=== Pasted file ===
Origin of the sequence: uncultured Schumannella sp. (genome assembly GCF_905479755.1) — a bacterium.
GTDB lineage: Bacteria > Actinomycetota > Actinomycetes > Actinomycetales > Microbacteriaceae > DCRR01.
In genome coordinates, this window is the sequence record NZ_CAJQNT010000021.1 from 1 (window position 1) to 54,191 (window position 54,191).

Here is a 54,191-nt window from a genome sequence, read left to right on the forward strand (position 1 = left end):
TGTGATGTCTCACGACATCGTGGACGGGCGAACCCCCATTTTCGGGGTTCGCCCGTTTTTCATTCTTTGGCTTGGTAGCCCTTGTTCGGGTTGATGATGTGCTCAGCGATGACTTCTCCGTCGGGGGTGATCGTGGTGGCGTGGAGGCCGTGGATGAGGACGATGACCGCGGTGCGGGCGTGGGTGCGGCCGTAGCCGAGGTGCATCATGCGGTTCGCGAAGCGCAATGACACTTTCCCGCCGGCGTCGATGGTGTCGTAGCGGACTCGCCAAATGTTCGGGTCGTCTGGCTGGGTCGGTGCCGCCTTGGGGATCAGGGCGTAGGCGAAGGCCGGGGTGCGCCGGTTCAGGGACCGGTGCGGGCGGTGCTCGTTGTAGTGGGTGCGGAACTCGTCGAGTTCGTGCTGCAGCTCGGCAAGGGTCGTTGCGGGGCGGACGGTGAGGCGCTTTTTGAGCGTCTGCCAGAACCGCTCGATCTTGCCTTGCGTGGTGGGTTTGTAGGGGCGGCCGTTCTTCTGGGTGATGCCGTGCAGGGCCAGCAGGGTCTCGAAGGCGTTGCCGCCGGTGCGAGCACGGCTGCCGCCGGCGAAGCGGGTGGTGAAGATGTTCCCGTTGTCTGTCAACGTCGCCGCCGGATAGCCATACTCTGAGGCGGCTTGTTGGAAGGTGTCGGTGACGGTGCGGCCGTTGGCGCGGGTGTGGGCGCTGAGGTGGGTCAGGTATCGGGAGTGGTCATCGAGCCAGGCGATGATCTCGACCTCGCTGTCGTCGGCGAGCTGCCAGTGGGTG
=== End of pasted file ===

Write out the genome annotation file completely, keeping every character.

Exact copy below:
Origin of the sequence: uncultured Schumannella sp. (genome assembly GCF_905479755.1) — a bacterium.
GTDB lineage: Bacteria > Actinomycetota > Actinomycetes > Actinomycetales > Microbacteriaceae > DCRR01.
In genome coordinates, this window is the sequence record NZ_CAJQNT010000021.1 from 1 (window position 1) to 54,191 (window position 54,191).

Here is a 54,191-nt window from a genome sequence, read left to right on the forward strand (position 1 = left end):
TGTGATGTCTCACGACATCGTGGACGGGCGAACCCCCATTTTCGGGGTTCGCCCGTTTTTCATTCTTTGGCTTGGTAGCCCTTGTTCGGGTTGATGATGTGCTCAGCGATGACTTCTCCGTCGGGGGTGATCGTGGTGGCGTGGAGGCCGTGGATGAGGACGATGACCGCGGTGCGGGCGTGGGTGCGGCCGTAGCCGAGGTGCATCATGCGGTTCGCGAAGCGCAATGACACTTTCCCGCCGGCGTCGATGGTGTCGTAGCGGACTCGCCAAATGTTCGGGTCGTCTGGCTGGGTCGGTGCCGCCTTGGGGATCAGGGCGTAGGCGAAGGCCGGGGTGCGCCGGTTCAGGGACCGGTGCGGGCGGTGCTCGTTGTAGTGGGTGCGGAACTCGTCGAGTTCGTGCTGCAGCTCGGCAAGGGTCGTTGCGGGGCGGACGGTGAGGCGCTTTTTGAGCGTCTGCCAGAACCGCTCGATCTTGCCTTGCGTGGTGGGTTTGTAGGGGCGGCCGTTCTTCTGGGTGATGCCGTGCAGGGCCAGCAGGGTCTCGAAGGCGTTGCCGCCGGTGCGAGCACGGCTGCCGCCGGCGAAGCGGGTGGTGAAGATGTTCCCGTTGTCTGTCAACGTCGCCGCCGGATAGCCATACTCTGAGGCGGCTTGTTGGAAGGTGTCGGTGACGGTGCGGCCGTTGGCGCGGGTGTGGGCGCTGAGGTGGGTCAGGTATCGGGAGTGGTCATCGAGCCAGGCGATGATCTCGACCTCGCTGTCGTCGGCGAGCTGCCAGTGGGTG